The Portland Board of Public Education is scheduled to vote Tuesday on a “scaled back” $12 million renovation of Lyseth Elementary School, the first of four elementary schools to be renovated under a four-school bond approved by voters.

“I know it’s not everything that we want, but it is so much,” said school board member Emily Figdor, who led the campaign to pass the bond and was elected to the school board in November. “I’m seeing these plans and the transformation of the space and it’s really exciting to me.”

The renovations come as the school district is undergoing a major review of all its facilities and classroom capacity in response to increasingly tight budgets. Within the next two months, a committee gathering information about building capacity and updated demographic projections – the district currently has 6,722 students – will advise the board on cost-saving options that could include moving programs, closing buildings or schools, or redistricting.

For the four-school project, school level and district level committees are working simultaneously, with public hearings seeking input from students, staff and community members on the designs.

At Lyseth, which has 491 students, the design being considered Tuesday would include removing the school’s modular classrooms and adding a classroom for pre-kindergarten.

Lyseth, when seen from above, looks like a backward capital “E” with two large empty courtyards between the existing rows of classroom space. The renovation would include adding an enclosed arched walkway through one of the courtyards to a new gym, which would include performance space. It also would have a new library, a reconfigured front entrance with upgraded security, upgraded utility systems and security throughout, and renovated walls and interior spaces. No major reconfiguration of classroom walls is proposed.

The $12 million cost estimate doesn’t include new insulation for the existing building or the estimated $1.3 million cost of rebuilding the parking lot and bus loop where students are dropped off and picked up.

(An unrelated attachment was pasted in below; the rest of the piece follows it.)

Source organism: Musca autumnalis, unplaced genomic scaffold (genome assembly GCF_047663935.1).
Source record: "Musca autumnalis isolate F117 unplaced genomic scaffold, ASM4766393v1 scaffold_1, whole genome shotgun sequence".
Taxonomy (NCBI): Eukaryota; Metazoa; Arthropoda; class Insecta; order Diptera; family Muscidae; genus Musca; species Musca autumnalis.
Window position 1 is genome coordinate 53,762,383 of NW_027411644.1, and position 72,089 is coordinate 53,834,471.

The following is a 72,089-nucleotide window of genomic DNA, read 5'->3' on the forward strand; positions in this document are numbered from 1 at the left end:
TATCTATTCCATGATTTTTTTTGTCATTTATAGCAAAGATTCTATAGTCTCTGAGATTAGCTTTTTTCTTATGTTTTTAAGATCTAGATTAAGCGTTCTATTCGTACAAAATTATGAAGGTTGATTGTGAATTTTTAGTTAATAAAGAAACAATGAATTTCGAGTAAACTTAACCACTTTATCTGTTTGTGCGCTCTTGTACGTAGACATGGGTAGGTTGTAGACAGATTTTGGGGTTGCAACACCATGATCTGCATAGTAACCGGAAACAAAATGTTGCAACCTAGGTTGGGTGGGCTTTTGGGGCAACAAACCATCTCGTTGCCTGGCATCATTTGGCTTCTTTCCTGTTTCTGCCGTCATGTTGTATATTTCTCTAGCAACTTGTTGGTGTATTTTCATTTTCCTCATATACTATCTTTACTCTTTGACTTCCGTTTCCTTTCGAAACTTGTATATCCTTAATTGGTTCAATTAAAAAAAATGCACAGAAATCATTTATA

Limited space at Lyseth Elementary School in Portland means tables have to be folded up and moved so the cafeteria can be converted for use by gym classes.

“This represents a scaled-back interpretation of the conceptual documents,” Superintendent Xavier Botana told the board at its December meeting during a first reading of the proposal. “The scaling back allows the project to retain most of the key features in the original design while maintaining the financial viability of the overall four-school project approved by Portland’s voters.”

The Lyseth building committee is recommending that the parking lot improvements be financed with bond contingency funds, district capital improvement funds or some combination.

The other schools approved for renovation under the bond are Presumpscot, Reiche and Longfellow. The board has not determined the order in which they will be renovated.

Lyseth was selected as the first to be renovated because it’s in relatively better shape than the others and the renovations are straightforward.

After a 30-day bid process, construction is expected to begin this spring. The students will not be displaced to a different school during the estimated 24 to 30 months of construction, but moved within the building.

“I think this is going to have a really positive impact,” said board Chairman Roberto Rodriquez, who has a child at Lyseth. “This is not all the bells and whistles, but we don’t have a blank check.”

Noel K. Gallagher can be contacted at 791-6387 or at:

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Twitter: noelinmaine

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